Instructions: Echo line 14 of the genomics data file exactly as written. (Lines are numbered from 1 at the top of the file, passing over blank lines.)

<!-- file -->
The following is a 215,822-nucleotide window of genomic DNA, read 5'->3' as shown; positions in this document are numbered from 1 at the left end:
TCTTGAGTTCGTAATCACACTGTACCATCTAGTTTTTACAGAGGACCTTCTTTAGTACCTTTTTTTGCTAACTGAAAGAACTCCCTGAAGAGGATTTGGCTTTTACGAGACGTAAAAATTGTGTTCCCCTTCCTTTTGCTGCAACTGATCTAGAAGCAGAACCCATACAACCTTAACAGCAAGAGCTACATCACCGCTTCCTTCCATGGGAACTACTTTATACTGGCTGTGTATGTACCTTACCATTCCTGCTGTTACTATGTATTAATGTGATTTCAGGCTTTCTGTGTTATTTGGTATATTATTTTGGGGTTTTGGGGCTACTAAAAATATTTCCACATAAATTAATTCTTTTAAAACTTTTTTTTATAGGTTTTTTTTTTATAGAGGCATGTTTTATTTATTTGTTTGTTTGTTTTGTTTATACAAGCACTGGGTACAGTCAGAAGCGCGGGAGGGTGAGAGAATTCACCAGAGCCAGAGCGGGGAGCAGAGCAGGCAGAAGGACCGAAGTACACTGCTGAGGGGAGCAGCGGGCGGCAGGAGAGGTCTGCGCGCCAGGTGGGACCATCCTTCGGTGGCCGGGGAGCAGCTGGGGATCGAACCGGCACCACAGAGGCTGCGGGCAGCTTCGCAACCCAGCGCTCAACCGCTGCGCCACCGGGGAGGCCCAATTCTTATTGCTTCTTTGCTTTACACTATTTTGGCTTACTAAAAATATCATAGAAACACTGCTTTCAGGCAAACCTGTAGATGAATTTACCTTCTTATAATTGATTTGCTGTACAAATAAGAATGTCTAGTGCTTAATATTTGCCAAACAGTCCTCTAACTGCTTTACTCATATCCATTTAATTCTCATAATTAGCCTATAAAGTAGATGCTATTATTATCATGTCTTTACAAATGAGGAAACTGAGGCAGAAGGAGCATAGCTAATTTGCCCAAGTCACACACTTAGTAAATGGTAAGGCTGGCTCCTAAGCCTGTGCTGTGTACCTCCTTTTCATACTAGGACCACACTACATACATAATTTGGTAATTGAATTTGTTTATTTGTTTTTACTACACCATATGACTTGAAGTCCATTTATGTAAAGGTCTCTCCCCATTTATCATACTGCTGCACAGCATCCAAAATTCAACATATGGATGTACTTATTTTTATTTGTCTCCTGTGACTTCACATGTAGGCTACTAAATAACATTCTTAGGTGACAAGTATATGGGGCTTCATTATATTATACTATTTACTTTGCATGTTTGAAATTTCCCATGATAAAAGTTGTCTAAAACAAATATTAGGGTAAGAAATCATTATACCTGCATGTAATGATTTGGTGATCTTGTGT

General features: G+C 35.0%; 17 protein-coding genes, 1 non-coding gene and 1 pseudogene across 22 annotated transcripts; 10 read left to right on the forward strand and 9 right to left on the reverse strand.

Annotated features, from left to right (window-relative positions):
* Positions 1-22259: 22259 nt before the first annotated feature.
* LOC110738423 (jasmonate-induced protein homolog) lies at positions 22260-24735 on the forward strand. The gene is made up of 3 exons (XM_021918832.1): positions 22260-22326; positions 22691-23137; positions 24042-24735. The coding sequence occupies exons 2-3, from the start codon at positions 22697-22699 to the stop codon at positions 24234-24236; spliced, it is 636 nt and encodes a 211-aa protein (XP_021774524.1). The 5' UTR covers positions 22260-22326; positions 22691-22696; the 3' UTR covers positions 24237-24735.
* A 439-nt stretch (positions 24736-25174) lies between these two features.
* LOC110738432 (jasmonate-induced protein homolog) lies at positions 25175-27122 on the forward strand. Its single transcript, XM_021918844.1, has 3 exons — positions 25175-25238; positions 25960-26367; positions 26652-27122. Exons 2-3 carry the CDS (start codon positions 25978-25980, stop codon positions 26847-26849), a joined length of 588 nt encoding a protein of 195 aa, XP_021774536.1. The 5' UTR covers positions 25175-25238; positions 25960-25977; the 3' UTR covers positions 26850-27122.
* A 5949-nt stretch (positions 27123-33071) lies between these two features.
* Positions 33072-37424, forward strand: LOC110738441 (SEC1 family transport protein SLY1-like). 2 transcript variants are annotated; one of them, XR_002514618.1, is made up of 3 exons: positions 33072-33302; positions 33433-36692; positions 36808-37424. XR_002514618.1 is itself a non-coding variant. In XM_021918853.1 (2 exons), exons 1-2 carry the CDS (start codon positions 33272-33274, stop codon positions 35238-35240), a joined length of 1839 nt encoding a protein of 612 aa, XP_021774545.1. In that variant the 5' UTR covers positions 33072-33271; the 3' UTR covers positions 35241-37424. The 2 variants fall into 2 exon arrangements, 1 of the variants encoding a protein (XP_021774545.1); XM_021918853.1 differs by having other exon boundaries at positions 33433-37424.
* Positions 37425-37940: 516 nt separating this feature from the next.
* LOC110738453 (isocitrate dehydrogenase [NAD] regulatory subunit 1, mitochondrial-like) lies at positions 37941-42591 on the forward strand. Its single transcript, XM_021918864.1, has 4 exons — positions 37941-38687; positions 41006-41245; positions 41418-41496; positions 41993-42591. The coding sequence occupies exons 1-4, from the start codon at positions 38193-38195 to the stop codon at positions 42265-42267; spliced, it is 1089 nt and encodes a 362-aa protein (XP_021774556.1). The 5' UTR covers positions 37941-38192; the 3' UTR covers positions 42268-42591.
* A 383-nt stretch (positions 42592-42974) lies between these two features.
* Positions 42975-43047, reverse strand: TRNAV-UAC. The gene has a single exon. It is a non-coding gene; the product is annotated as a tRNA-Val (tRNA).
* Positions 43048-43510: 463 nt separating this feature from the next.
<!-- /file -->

* Positions 42975-43047, reverse strand: TRNAV-UAC. The gene has a single exon. It is a non-coding gene; the product is annotated as a tRNA-Val (tRNA).